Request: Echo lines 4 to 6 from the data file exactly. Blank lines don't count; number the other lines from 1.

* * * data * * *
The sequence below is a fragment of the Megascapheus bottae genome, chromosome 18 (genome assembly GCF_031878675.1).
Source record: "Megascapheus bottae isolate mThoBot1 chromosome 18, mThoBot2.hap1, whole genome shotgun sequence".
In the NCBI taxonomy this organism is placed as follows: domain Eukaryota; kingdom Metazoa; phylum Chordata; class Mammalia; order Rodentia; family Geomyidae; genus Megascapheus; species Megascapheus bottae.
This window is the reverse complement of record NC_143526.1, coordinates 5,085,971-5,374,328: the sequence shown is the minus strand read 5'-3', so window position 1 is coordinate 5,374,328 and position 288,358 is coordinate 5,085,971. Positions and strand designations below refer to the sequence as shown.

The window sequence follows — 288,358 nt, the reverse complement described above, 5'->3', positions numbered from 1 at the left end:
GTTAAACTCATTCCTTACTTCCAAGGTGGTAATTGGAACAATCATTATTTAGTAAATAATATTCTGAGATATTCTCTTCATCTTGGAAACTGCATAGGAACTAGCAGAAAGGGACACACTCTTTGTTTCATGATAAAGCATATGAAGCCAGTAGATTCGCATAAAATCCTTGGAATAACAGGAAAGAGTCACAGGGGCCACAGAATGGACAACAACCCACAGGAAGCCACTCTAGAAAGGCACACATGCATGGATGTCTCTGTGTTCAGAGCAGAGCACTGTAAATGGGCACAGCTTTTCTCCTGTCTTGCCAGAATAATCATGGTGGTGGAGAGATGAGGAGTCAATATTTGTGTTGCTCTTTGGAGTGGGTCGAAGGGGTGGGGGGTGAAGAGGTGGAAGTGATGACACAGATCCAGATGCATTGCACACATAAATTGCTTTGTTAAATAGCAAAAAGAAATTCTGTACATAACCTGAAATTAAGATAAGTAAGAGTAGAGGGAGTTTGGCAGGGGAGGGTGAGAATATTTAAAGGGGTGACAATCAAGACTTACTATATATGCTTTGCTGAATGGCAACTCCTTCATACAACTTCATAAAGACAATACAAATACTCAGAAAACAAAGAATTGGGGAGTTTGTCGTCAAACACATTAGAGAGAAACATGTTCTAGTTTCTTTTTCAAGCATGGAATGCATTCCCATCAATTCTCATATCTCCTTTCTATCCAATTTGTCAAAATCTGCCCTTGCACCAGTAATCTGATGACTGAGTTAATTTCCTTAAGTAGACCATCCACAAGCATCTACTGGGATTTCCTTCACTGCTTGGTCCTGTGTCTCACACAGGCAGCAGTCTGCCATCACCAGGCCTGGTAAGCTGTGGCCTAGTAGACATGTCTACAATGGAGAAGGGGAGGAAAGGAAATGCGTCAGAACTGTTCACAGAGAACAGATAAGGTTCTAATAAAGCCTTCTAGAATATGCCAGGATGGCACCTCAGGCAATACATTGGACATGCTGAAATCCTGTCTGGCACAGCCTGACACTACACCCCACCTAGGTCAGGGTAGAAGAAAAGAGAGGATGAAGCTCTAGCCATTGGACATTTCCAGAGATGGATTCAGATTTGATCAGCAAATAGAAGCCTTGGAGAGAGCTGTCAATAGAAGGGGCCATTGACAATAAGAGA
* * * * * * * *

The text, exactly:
This window is the reverse complement of record NC_143526.1, coordinates 5,085,971-5,374,328: the sequence shown is the minus strand read 5'-3', so window position 1 is coordinate 5,374,328 and position 288,358 is coordinate 5,085,971. Positions and strand designations below refer to the sequence as shown.

The window sequence follows — 288,358 nt, the reverse complement described above, 5'->3', positions numbered from 1 at the left end:
GTTAAACTCATTCCTTACTTCCAAGGTGGTAATTGGAACAATCATTATTTAGTAAATAATATTCTGAGATATTCTCTTCATCTTGGAAACTGCATAGGAACTAGCAGAAAGGGACACACTCTTTGTTTCATGATAAAGCATATGAAGCCAGTAGATTCGCATAAAATCCTTGGAATAACAGGAAAGAGTCACAGGGGCCACAGAATGGACAACAACCCACAGGAAGCCACTCTAGAAAGGCACACATGCATGGATGTCTCTGTGTTCAGAGCAGAGCACTGTAAATGGGCACAGCTTTTCTCCTGTCTTGCCAGAATAATCATGGTGGTGGAGAGATGAGGAGTCAATATTTGTGTTGCTCTTTGGAGTGGGTCGAAGGGGTGGGGGGTGAAGAGGTGGAAGTGATGACACAGATCCAGATGCATTGCACACATAAATTGCTTTGTTAAATAGCAAAAAGAAATTCTGTACATAACCTGAAATTAAGATAAGTAAGAGTAGAGGGAGTTTGGCAGGGGAGGGTGAGAATATTTAAAGGGGTGACAATCAAGACTTACTATATATGCTTTGCTGAATGGCAACTCCTTCATACAACTTCATAAAGACAATACAAATACTCAGAAAACAAAGAATTGGGGAGTTTGTCGTCAAACACATTAGAGAGAAACATGTTCTAGTTTCTTTTTCAAGCATGGAATGCATTCCCATCAATTCTCATATCTCCTTTCTATCCAATTTGTCAAAATCTGCCCTTGCACCAGTAATCTGATGACTGAGTTAATTTCCTTAAGTAGACCATCCACAAGCATCTACTGGGATTTCCTTCACTGCTTGGTCCTGTGTCTCACACAGGCAGCAGTCTGCCATCACCAGGCCTGGTAAGCTGTGGCCTAGTAGACATGTCTACAATGGAGAAGGGGAGGAAAGGAAATGCGTCAGAACTGTTCACAGAGAACAGATAAGGTTCTAATAAAGCCTTCTAGAATATGCCAGGATGGCACCTCAGGCAATACATTGGACATGCTGAAATCCTGTCTGGCACAGCCTGACACTACACCCCACCTAGGTCAGGGTAGAAGAAAAGAGAGGATGAAGCTCTAGCCATTGGACATTTCCAGAGATGGATTCAGATTTGATCAGCAAATAGAAGCCTTGGAGAGAGCTGTCAATAGAAGGGGCCATTGACAATAAGAGA